This post was co-authored by Maggi Alexander, TPI Partner and Director of TPI’s Center for Global Philanthropy, and Ina Breuer, Executive Director of New England International Donors (NEID).
As the world begins to emerge on the other side of the COVID-19 pandemic, there is a new-found realization of the interconnectedness of the big, hard issues we face and the fact that many social and environmental issues do not discern between national borders. Issues like climate change, health, and poverty touch people in every part of the world, and how we act locally affects the opportunities and challenges others face elsewhere.
This global interconnectedness has been apparent in the COVID-19 pandemic as well as in the aftermath of George Floyd’s killing in Minneapolis, which continues to have ripple effects around the world. The crises of 2020 have highlighted the importance of community-led decision making in order to find sustainable solutions to many of our challenges – whether in Boston, Lagos, or Port-au-Prince. Philanthropy continues to have a crucial role to play in addressing the myriad issues we face worldwide, and international donors are increasingly learning that the best way to leverage their role most effectively is by listening to leaders on the ground, mitigating power dynamics, and cultivating authentic relationships to become trusted partners to local communities and nonprofits.
Despite an increase in giving in response to the pandemic, many funders feel ill-equipped to give across borders even if they have a strong desire to do so. Other funders have been giving internationally for a long time yet remain stymied by a lack of connection and partnership with grantees or donors doing the same kind of work, or they are unsure of how to identify the right leaders to work with and develop trusting relationships from a distance.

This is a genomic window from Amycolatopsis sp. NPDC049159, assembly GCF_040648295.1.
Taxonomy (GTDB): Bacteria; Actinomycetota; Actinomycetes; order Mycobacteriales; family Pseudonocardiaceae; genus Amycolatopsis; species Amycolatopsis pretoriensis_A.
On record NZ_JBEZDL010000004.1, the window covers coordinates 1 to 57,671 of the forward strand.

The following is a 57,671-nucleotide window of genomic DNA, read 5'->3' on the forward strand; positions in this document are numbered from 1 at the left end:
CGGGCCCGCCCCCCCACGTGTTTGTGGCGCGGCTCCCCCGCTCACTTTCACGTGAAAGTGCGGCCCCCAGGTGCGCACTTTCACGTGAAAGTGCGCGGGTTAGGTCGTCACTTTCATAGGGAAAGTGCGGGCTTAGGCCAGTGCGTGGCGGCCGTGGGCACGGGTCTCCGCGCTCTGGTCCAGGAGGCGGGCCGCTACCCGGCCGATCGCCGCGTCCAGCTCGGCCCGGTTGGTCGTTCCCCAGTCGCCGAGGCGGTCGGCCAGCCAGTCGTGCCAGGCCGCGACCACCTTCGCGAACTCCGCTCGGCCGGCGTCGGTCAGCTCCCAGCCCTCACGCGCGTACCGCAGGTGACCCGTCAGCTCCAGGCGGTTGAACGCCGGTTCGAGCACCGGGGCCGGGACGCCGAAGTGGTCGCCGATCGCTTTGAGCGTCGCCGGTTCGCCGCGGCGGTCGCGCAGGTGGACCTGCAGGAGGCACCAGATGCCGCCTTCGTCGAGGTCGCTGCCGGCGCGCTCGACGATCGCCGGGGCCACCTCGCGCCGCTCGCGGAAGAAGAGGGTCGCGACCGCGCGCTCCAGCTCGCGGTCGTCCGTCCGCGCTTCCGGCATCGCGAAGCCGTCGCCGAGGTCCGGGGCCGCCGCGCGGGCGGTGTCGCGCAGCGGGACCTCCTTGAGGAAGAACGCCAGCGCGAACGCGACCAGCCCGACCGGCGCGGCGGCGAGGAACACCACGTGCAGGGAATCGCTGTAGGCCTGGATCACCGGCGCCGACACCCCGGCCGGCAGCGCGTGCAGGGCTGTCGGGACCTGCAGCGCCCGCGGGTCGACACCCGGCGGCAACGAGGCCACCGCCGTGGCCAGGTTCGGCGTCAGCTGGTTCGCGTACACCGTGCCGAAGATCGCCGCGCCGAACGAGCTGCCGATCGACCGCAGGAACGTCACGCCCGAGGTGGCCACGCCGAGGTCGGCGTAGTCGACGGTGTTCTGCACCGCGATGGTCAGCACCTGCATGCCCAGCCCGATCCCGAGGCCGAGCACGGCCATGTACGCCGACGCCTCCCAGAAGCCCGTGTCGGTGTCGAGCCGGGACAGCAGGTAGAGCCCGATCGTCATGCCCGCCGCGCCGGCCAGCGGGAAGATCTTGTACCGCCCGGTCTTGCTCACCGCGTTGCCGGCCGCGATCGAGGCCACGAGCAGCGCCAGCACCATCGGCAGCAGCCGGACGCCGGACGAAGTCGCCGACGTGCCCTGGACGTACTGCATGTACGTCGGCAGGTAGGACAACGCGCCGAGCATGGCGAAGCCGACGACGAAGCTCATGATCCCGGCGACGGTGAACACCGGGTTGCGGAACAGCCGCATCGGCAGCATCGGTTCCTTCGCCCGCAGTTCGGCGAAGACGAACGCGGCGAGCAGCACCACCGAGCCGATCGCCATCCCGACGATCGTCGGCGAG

At this September’s Innovations in International Philanthropy Symposium, donors and impact investors will be able to hear from experts and leaders on the ground in Africa, Asia, Latin America, and North America as well as gain the practical skills, tools, and community they need to move their philanthropy into concrete action.
We have designed a program that will give novice and seasoned international funders alike:
- Skill building with space to practice and learn, guided by experienced leaders sharing insights and practical lessons in daily workshops within four tracks: Racial Equity and Social Justice, Impact Investment, Achieving Impact, and Partnerships
- Real connection with and learning from experts and peers focused on similar issues, or working within similar geographies, through interactive discussions and opportunities for one-on-one networking
- A platform for partnership and innovative collaboration, bringing funders together around the Sustainable Development Goals (SDGs) and thematic and geographic focus areas
The Symposium’s powerful workshops and discussions, the closing roundtable on Philanthropy in Action, and the three keynote conversations with Malala Yousafzai, Theo Sowa, and Kumi Naidoo that will inspire radical change in the way donors think about equity, power, and our relationship to the environment, will generate practical recommendations and help donors and investors consider where they can have the most impact. The time to act is now. This decade is crucial for the future of our planet, our democracies, and civil society – the viability of future generations. Together, coming out of September’s Symposium with new ideas, skills, and connections, we will all be poised to improve the way international giving is done: with greater respect, with more dignity, with increased collaboration and impact, and above all, with deeper bonds reaching across and into every community we touch.